The Political Economy of Public Financial Management


Benoit Image

Posted by Benoit Taiclet[1]

A recent report published by the World Bank[2] takes stock of long lasting efforts to improve PFM systems. Since 2002, nearly 150 countries have undertaken at least one Public Expenditure and Financial Accountability (PEFA) assessment, and development partners have spent US$1.3 billion annually to support PFM reforms. However, there is a lack of studies which analyze the impact of this support on fiscal performance and budgeting, and why the impact has varied so widely across countries. The authors’ goal in this report is to close this gap, and explain what accounts for the variable rates of progress among different countries.

The report follows a twofold methodology. First, it maps out what PFM progress looks like across countries, regions, and income groups. Second, it drills down into specific experiences and issues of how PFM reforms have progressed, or struggled to take root. The first aspect, based on a quantitative analysis, covers mainly low- and middle-income countries. The second aspect seeks to understand in detail what PFM strengthening efforts were made in a small sample of countries (namely Georgia, Nepal, Nigeria, Philippines, and Tanzania).

An interesting and original feature of the report is its focus on the political economy of PFM reforms. The underlying idea is that reforms are seldom driven solely by a concern for their impact on development or equity but, more often, by concerns to give preferential treatment to certain individuals, elites, or groups within society. What is stated in the initial policy statements and action plans of the government is thus rarely what is delivered in the end.

Here are some key findings from the report:  


All in all, this report is a must read for government officials and those who advise them about reforming their PFM systems. When dealing with the challenge of strengthening PFM systems, decision-makers are often confronted with stark choices between several possible approaches such as “basics first versus smart reforms”, or “big bang versus incremental change”, or “a bottom-up versus top-down approach”. This report does not give a definite answer to these recurrent questions, nor provides a “one-size-fits-all” solution for all countries and all situations. Yet, it should help policy makers think through the options for designing and implementing reforms, while illuminating how political, institutional, and fiscal drivers intersect and interact.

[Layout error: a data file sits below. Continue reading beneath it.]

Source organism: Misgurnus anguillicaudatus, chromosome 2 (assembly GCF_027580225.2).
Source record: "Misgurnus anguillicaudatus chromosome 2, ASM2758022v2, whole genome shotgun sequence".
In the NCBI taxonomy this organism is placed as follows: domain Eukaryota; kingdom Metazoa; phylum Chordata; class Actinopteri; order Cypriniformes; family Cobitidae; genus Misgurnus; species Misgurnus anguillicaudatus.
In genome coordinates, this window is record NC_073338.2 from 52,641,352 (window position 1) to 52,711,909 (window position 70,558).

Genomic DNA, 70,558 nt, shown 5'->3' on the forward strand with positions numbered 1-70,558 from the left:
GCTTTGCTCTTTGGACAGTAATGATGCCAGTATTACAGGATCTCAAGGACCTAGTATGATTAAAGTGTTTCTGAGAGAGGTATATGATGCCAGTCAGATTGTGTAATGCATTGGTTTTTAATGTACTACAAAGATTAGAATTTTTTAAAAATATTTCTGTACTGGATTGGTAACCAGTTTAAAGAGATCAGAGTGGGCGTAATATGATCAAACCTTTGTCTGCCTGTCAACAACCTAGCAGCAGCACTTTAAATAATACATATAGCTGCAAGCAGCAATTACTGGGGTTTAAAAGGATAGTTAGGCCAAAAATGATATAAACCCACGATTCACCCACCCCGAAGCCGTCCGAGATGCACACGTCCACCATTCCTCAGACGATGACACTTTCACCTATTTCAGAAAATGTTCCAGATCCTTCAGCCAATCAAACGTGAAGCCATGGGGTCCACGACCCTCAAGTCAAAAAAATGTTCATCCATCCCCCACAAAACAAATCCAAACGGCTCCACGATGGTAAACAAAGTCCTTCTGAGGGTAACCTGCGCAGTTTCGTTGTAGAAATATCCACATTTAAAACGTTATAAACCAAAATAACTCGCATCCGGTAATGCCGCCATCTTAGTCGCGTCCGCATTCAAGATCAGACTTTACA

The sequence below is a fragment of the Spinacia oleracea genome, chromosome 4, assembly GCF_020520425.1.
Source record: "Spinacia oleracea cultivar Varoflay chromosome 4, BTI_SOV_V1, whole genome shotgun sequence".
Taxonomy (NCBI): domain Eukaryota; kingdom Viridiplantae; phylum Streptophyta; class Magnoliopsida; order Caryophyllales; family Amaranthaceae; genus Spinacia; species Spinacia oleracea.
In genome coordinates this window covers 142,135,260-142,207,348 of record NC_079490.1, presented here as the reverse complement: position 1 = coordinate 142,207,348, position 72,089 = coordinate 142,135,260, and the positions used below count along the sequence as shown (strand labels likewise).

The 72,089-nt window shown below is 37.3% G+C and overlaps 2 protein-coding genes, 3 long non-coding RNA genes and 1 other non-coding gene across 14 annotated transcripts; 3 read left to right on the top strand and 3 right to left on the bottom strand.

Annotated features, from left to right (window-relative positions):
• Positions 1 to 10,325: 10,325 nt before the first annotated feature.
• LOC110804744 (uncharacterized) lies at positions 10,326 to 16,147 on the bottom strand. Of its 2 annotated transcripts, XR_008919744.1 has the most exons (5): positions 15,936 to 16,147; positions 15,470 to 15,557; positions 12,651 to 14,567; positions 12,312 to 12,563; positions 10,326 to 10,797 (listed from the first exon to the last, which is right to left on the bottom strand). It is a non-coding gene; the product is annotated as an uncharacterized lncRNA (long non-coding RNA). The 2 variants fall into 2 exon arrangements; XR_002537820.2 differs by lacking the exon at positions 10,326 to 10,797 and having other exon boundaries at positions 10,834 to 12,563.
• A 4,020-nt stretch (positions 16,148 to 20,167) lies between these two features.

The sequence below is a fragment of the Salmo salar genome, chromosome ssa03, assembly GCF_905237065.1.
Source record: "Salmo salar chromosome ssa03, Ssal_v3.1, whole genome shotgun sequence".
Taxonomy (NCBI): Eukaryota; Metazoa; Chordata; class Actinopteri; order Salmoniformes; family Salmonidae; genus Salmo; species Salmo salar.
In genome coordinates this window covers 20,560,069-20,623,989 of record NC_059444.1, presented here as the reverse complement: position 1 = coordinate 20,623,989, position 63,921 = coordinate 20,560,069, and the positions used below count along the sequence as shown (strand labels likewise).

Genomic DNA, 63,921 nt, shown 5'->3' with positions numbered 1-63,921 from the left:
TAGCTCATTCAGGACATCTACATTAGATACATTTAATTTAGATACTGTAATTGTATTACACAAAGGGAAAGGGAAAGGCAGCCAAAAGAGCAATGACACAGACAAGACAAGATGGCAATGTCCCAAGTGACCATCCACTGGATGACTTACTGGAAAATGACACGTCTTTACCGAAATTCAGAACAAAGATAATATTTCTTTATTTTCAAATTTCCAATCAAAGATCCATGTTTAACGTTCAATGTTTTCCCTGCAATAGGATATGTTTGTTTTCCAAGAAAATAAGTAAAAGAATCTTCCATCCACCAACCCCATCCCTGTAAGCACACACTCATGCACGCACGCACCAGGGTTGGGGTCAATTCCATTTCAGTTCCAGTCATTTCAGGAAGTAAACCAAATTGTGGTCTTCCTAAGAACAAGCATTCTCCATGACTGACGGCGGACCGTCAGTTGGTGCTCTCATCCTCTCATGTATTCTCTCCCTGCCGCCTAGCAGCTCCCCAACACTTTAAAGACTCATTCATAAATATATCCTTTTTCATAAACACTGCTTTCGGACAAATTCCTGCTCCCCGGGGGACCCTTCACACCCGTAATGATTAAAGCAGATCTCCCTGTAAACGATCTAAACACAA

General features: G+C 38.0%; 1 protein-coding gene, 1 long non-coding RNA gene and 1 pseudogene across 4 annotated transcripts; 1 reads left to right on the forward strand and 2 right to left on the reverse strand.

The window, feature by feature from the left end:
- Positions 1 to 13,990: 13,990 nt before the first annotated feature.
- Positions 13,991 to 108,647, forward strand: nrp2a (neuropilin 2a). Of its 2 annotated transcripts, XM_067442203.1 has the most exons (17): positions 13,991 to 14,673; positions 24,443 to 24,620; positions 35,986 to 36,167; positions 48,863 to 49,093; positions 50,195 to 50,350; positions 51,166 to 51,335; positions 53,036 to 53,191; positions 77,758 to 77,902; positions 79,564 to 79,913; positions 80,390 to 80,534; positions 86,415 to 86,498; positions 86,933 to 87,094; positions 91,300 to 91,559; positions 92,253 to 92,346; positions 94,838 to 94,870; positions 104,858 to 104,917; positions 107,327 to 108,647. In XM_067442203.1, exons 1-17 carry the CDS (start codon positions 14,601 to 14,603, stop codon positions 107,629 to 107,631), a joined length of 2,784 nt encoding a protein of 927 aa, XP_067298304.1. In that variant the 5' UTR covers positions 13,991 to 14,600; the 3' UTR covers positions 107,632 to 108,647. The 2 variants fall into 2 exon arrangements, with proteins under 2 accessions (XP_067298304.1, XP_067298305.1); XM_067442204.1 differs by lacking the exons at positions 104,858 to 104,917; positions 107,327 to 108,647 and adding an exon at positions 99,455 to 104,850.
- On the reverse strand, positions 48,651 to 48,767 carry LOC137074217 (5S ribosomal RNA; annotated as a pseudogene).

[1] Benoit Taiclet is a Senior Economist in the Public Financial Management II Division of the IMF’s Fiscal Affairs Department.

[2] Verena Fritz, Marijn Verhoeven, and Ambra Avenia, 2017. Political Economy of Public Financial Management Reform: Experiences and Implications for Dialogue and Operational Engagement. (Washington DC: World Bank).

[3] Georgia offers an example of successful “unorthodox” approach that contradicts “best practice”. Instead of selecting a “customized off the shelf solution” IT package recommended by donors for treasury automatization, the government developed an in-house system which eventually proved viable and less costly.

Note: The posts on the IMF PFM Blog should not be reported as representing the views of the IMF. The views expressed are those of the authors and do not necessarily represent those of the IMF or IMF policy.